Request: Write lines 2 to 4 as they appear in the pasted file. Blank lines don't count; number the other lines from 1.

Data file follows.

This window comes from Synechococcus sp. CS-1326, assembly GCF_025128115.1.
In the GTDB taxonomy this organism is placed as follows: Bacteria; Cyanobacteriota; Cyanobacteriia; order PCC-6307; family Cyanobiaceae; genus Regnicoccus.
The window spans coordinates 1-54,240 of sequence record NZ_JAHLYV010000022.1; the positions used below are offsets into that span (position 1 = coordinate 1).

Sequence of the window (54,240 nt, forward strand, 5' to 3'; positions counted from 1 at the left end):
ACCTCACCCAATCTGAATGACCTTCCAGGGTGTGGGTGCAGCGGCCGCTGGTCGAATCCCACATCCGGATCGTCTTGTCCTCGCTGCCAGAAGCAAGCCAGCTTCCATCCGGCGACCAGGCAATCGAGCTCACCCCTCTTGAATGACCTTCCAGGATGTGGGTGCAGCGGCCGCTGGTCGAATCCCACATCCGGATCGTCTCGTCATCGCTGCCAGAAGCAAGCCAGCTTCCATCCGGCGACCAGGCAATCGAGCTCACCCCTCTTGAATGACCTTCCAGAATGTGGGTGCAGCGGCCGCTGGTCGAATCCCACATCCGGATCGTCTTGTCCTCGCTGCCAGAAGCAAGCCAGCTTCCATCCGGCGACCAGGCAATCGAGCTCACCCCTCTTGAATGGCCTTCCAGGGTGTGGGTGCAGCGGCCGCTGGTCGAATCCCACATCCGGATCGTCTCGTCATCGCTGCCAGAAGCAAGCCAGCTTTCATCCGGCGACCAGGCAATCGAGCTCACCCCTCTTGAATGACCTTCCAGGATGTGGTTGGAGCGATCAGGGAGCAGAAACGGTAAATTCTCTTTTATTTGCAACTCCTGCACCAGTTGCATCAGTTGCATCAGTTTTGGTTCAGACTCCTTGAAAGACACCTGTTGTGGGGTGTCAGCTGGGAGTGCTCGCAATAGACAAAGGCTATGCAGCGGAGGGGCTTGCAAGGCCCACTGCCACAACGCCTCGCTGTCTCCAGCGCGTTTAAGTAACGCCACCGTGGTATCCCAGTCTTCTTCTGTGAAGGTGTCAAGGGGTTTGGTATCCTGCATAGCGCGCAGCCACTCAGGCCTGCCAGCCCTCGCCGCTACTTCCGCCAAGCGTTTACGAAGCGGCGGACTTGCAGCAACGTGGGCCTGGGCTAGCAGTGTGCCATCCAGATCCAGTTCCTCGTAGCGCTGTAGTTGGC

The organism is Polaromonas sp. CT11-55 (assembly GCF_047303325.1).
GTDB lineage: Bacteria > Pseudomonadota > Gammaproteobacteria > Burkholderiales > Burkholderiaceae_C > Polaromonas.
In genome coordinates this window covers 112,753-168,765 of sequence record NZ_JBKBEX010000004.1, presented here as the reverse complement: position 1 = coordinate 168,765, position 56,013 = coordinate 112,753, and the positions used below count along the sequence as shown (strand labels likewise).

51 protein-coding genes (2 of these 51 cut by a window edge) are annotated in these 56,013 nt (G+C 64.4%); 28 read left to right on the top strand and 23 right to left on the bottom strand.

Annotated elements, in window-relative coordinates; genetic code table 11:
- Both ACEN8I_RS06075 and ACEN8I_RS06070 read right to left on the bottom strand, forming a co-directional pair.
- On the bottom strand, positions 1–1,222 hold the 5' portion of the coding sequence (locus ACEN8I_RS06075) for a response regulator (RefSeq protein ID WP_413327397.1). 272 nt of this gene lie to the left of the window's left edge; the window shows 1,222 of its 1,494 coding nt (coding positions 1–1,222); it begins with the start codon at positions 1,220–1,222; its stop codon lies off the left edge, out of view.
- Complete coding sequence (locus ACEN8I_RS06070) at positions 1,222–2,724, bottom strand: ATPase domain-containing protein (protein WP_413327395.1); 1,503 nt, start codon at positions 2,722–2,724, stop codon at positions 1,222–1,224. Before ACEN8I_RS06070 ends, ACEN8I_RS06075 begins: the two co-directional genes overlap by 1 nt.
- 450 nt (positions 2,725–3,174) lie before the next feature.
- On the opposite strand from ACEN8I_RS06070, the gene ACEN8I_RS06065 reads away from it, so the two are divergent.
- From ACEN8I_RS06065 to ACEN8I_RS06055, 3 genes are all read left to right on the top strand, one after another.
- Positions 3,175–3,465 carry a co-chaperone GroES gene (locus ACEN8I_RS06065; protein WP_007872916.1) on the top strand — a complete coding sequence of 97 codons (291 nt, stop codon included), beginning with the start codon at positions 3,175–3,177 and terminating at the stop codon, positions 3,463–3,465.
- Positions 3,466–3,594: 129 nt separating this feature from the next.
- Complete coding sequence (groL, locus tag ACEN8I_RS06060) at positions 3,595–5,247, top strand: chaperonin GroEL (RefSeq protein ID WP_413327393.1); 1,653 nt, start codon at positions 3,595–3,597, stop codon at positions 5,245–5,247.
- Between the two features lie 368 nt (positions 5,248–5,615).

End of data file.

In the GTDB taxonomy this organism is placed as follows: Bacteria; Cyanobacteriota; Cyanobacteriia; order PCC-6307; family Cyanobiaceae; genus Regnicoccus.
The window spans coordinates 1-54,240 of sequence record NZ_JAHLYV010000022.1; the positions used below are offsets into that span (position 1 = coordinate 1).

Sequence of the window (54,240 nt, forward strand, 5' to 3'; positions counted from 1 at the left end):